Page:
Biography

Bill McKibben is author of a dozen books about the environment, beginning with “The End of Nature” (1989), regarded as the first book for a general audience on climate change. He is a founder of the grassroots climate campaign 350.org, which has coordinated 15,000 rallies in 189 countries since 2009. The Boston Globe said in 2010 that he was “probably the country’s most important environmentalist.”

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My solution is: get outraged. Having written the first book about global warming 23 long years ago, I’ve watched the issue unfold across decades, continents, and ideologies. I’ve come to earth summits and conferences of the parties from Rio to Kyoto to Copenhagen, and many places in between. All along, two things have been clear. […]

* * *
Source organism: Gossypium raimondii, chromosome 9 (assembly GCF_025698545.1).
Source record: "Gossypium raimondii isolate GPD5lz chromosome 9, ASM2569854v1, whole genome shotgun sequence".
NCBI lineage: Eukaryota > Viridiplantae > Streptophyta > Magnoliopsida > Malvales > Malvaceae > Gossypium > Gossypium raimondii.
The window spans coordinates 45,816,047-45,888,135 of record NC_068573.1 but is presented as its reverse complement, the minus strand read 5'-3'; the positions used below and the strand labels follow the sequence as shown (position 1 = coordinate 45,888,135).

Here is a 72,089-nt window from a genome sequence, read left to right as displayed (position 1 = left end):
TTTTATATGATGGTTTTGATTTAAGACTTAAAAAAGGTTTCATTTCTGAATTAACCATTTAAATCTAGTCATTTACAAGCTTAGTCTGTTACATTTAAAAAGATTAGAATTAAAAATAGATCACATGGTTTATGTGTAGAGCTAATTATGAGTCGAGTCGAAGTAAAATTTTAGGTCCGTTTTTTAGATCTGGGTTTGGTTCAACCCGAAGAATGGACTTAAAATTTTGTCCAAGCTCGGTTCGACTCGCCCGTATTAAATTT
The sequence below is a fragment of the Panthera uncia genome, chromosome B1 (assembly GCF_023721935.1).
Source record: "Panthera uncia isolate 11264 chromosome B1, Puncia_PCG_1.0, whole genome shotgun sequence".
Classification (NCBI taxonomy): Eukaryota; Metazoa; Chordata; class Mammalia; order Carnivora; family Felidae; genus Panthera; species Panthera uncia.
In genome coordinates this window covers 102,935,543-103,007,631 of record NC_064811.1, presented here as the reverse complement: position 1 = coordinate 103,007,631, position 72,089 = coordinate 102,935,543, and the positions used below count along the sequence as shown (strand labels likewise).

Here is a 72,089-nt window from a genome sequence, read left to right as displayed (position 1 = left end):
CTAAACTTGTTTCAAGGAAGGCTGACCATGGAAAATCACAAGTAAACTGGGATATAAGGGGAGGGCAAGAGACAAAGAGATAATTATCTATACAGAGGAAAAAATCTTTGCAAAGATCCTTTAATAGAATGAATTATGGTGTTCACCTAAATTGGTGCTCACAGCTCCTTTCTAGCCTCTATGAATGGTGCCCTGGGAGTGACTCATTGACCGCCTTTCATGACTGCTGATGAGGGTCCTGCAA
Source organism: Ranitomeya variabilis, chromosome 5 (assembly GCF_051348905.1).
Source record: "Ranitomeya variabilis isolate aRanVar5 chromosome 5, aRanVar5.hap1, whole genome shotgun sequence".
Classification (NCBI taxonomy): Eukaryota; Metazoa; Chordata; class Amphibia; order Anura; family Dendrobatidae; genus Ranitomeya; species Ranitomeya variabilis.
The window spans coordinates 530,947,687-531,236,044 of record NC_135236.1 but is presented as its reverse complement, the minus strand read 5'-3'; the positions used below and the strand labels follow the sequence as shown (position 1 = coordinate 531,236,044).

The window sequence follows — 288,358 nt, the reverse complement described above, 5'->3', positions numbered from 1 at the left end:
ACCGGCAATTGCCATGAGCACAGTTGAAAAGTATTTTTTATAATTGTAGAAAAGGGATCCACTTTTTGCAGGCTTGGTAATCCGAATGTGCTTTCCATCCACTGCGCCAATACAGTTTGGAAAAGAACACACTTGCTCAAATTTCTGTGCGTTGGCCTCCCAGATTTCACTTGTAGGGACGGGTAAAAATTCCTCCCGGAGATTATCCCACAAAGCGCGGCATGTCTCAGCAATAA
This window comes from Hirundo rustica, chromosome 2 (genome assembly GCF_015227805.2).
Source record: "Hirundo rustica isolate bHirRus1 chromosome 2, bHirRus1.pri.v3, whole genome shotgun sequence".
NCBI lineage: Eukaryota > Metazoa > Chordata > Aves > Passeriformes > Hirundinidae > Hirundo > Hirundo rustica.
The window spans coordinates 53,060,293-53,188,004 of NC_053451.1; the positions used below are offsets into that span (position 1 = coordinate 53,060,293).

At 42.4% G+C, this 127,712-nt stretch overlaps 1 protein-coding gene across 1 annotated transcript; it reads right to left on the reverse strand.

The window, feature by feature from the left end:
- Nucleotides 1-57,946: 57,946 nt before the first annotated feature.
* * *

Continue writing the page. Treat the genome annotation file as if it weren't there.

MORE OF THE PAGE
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Let’s imagine for a moment that we’re at 2100, and the atmospheric CO2 level is slowly subsiding back toward 350, and the worst is over. Let’s try to figure out how we got there—reverse-engineer a century of halting but ultimately decisive progress. The first decision, clearly, was the most important. In 2011, after 22 years […]

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Anthropogenic global warming has a relatively short public career. Twenty years ago, in June of 1988, NASA scientist James Hansen first told Congress that global warming was a real threat, marking the start of open consideration on this issue. The formation of the Intergovernmental Panel on Climate Change gave scientists a forum for …

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